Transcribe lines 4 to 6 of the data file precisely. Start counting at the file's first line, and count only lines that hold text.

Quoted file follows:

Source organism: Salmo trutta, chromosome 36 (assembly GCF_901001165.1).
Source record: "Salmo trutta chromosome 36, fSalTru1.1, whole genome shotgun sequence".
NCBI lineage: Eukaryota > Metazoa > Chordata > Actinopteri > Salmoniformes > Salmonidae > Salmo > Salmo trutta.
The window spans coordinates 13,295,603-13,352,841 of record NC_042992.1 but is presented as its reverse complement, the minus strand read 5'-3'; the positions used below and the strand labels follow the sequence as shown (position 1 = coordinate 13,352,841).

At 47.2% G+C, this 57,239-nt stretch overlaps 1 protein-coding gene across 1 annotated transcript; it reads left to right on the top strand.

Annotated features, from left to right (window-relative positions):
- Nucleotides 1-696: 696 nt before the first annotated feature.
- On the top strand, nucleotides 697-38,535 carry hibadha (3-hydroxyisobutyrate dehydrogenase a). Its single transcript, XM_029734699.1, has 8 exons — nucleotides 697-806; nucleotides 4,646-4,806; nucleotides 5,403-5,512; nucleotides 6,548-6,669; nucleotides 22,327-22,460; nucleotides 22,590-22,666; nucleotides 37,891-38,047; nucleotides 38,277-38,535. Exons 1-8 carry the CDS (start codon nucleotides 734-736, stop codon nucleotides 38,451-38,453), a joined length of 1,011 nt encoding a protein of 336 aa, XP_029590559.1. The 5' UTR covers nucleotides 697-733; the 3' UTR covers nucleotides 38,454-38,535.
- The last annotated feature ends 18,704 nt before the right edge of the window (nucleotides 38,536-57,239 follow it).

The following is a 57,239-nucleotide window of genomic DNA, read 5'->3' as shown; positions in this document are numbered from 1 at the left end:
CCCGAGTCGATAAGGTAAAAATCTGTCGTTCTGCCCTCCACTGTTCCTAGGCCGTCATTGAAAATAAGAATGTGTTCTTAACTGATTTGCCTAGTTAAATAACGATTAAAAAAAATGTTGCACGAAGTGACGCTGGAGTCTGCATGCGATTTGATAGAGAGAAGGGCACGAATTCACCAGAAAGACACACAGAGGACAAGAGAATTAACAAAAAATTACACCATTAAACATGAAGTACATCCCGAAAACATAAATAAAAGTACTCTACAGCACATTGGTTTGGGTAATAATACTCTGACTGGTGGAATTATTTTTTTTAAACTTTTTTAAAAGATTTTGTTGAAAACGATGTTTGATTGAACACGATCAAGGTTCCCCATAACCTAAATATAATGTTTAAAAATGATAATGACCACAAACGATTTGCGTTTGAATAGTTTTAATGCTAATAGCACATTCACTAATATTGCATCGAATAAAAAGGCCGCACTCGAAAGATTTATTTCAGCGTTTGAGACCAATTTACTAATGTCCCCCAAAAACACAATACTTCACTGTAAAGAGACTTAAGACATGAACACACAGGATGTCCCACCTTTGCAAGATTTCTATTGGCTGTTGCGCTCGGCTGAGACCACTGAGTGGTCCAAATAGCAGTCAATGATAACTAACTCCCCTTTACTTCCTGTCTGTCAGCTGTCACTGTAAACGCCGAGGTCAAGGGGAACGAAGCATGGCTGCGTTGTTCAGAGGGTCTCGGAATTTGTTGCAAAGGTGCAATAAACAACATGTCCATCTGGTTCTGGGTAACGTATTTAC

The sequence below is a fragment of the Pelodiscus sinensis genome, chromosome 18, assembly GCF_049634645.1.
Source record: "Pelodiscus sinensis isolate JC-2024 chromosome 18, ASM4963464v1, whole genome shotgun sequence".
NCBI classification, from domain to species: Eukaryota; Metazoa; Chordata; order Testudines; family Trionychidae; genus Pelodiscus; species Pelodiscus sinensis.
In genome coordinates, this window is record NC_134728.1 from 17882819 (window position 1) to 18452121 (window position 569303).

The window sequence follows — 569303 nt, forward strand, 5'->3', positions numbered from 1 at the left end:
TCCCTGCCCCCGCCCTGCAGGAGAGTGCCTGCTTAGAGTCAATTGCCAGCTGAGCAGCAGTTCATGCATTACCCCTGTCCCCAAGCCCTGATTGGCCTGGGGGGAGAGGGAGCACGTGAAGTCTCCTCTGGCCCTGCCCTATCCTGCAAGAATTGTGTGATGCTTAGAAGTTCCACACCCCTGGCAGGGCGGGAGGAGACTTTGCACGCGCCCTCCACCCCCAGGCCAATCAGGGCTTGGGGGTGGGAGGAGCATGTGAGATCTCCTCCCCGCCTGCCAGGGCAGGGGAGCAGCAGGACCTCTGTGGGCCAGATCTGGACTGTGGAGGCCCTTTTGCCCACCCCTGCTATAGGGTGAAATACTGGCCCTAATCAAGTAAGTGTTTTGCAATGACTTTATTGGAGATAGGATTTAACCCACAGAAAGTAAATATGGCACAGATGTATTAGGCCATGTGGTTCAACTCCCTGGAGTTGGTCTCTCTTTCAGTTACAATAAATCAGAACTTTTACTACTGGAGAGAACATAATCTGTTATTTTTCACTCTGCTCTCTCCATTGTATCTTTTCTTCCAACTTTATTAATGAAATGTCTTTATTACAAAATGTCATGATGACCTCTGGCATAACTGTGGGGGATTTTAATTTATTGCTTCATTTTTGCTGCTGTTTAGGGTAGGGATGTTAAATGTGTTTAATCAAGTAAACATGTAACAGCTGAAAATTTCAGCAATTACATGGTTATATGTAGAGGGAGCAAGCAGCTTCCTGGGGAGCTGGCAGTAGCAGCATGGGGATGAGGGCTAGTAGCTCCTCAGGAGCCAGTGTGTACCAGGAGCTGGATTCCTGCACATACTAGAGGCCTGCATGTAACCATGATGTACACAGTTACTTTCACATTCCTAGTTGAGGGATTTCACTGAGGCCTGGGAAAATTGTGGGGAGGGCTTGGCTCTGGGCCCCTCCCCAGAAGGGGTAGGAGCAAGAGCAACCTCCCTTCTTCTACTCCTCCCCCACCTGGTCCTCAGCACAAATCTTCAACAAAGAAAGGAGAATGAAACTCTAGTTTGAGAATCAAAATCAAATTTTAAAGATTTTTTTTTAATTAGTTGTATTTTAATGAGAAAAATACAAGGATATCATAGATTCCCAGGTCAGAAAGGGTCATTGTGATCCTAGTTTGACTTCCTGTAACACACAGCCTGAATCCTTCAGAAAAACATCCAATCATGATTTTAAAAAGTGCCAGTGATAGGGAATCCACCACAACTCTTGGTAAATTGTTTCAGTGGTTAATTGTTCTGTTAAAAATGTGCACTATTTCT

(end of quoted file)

The window spans coordinates 13,295,603-13,352,841 of record NC_042992.1 but is presented as its reverse complement, the minus strand read 5'-3'; the positions used below and the strand labels follow the sequence as shown (position 1 = coordinate 13,352,841).

At 47.2% G+C, this 57,239-nt stretch overlaps 1 protein-coding gene across 1 annotated transcript; it reads left to right on the top strand.

Annotated features, from left to right (window-relative positions):